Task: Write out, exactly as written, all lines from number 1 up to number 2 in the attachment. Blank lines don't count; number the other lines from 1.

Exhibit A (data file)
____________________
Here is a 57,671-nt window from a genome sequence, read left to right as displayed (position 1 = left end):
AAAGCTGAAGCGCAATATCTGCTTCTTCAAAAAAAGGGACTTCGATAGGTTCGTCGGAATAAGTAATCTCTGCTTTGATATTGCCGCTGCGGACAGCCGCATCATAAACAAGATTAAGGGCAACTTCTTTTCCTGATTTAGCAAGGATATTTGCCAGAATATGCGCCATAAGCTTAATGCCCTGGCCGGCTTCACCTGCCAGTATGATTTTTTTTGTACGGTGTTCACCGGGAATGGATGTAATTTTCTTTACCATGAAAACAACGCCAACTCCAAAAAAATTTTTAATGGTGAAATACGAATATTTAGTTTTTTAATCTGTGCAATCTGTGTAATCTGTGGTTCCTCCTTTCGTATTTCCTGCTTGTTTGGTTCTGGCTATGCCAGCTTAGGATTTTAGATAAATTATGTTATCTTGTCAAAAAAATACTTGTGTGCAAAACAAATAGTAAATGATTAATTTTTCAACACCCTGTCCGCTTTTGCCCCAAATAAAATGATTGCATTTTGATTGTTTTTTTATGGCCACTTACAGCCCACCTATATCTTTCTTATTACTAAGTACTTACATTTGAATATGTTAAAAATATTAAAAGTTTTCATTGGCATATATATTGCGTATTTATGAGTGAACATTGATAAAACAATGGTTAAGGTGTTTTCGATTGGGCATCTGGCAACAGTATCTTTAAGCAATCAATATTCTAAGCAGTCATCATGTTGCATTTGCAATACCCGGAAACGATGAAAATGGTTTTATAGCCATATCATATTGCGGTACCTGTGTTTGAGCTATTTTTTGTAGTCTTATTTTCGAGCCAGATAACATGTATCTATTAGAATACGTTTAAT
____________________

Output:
Here is a 57,671-nt window from a genome sequence, read left to right as displayed (position 1 = left end):
AAAGCTGAAGCGCAATATCTGCTTCTTCAAAAAAAGGGACTTCGATAGGTTCGTCGGAATAAGTAATCTCTGCTTTGATATTGCCGCTGCGGACAGCCGCATCATAAACAAGATTAAGGGCAACTTCTTTTCCTGATTTAGCAAGGATATTTGCCAGAATATGCGCCATAAGCTTAATGCCCTGGCCGGCTTCACCTGCCAGTATGATTTTTTTTGTACGGTGTTCACCGGGAATGGATGTAATTTTCTTTACCATGAAAACAACGCCAACTCCAAAAAAATTTTTAATGGTGAAATACGAATATTTAGTTTTTTAATCTGTGCAATCTGTGTAATCTGTGGTTCCTCCTTTCGTATTTCCTGCTTGTTTGGTTCTGGCTATGCCAGCTTAGGATTTTAGATAAATTATGTTATCTTGTCAAAAAAATACTTGTGTGCAAAACAAATAGTAAATGATTAATTTTTCAACACCCTGTCCGCTTTTGCCCCAAATAAAATGATTGCATTTTGATTGTTTTTTTATGGCCACTTACAGCCCACCTATATCTTTCTTATTACTAAGTACTTACATTTGAATATGTTAAAAATATTAAAAGTTTTCATTGGCATATATATTGCGTATTTATGAGTGAACATTGATAAAACAATGGTTAAGGTGTTTTCGATTGGGCATCTGGCAACAGTATCTTTAAGCAATCAATATTCTAAGCAGTCATCATGTTGCATTTGCAATACCCGGAAACGATGAAAATGGTTTTATAGCCATATCATATTGCGGTACCTGTGTTTGAGCTATTTTTTGTAGTCTTATTTTCGAGCCAGATAACATGTATCTATTAGAATACGTTTAAT